Update: sorry – I just learned the deadline to sign up was Dec 31.
To help Minnesota’s 130,000 unemployed workers, the state’s Department of Employment and Economic Development (DEED) is providing on-demand access to online classes for training, reskilling and upskilling.
The department contracted with Coursera, an online learning provider, to offer 3,800 classes for free to Minnesotans, particularly those affected by job losses related to the coronavirus pandemic. Residents request access to the course catalog through the DEED website and have until March 31, 2021, to complete their courses, which typically cost individuals $400 annually.
Here’s a taste of what they have and a reminder that they have more…
Courses related to technology, health care, retail and manufacturing have drawn the most attention, but so have COVID-specific ones, too, such as contact tracing classes, Warfa said. Because this effort targets out-of-work residents, state government employees are not required to take courses, but they are eligible.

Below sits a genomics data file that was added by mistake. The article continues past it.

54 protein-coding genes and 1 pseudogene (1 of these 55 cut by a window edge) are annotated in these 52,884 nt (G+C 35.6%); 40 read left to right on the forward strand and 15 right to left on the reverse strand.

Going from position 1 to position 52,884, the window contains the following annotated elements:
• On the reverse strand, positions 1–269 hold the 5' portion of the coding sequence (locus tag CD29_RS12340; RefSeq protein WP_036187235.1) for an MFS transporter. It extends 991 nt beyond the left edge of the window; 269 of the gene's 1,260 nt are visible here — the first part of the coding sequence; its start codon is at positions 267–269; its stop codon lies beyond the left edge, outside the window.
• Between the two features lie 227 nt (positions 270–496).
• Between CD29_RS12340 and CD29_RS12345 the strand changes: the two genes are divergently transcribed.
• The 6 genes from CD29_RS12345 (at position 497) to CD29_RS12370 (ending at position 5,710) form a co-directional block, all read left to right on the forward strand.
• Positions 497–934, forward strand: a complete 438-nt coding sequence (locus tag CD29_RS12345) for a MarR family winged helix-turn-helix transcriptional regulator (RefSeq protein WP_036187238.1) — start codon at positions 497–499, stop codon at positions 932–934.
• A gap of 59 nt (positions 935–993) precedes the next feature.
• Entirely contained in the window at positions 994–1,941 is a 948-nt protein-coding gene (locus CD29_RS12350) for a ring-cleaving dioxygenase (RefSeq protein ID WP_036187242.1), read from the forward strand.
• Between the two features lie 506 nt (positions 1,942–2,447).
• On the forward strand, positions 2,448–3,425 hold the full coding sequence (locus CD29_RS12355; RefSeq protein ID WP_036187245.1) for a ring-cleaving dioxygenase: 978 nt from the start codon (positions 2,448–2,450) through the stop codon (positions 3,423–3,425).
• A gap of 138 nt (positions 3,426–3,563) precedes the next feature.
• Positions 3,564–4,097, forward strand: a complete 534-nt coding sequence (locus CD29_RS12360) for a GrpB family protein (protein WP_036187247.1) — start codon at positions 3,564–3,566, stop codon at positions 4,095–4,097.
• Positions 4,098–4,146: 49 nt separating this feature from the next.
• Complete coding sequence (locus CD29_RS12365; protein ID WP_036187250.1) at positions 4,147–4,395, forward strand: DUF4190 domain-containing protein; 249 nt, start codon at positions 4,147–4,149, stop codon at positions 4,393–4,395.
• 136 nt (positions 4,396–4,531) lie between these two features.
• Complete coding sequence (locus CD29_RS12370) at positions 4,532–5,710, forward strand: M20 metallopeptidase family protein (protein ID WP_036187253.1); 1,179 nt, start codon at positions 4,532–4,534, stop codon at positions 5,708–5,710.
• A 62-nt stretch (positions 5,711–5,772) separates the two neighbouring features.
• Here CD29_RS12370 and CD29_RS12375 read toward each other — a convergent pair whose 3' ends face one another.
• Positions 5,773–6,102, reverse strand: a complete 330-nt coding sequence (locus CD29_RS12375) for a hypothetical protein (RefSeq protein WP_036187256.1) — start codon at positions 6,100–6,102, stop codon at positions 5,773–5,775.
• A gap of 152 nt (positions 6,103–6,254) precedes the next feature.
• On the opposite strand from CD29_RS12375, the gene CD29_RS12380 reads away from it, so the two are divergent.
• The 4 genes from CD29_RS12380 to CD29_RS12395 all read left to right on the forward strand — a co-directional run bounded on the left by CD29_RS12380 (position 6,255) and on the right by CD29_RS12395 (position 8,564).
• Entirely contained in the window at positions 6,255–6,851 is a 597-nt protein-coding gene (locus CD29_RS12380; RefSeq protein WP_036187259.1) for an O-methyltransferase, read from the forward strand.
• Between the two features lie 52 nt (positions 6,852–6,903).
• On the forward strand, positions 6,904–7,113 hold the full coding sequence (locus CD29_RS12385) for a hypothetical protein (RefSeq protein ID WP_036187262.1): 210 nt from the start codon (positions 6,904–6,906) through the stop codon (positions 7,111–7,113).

What’s more, the offering complements the state’s CareerForce platform for connecting employers and job seekers. It has a tool that residents can use to see what skills they need to work in a particular industry.
“This is by no means a replacement for the workforce-training programs that exist. This is just another tool in the toolbox that I think is responsive and timely to COVID impact,” Warfa said. “Our goal is really just economic prosperity for everyone, especially those living on the margins of our economy.”
Get some good ideas and/or share some good ideas with people who are going to magnify the sharing to help us all! (Deadline January 8, 2021.)
HR&A Advisors and CTC Technology & Energy – together as the Broadband Equity Partnership – are conducting a survey for government and non-profit broadband leaders to shape priorities for broadband investment and equity in the Biden-Harris administration. They will be working with the Benton Institute to publish the results of this survey and plan to communicate to the new administration and communities about these issues. Findings will be analyzed in aggregate, with all individual responses kept confidential.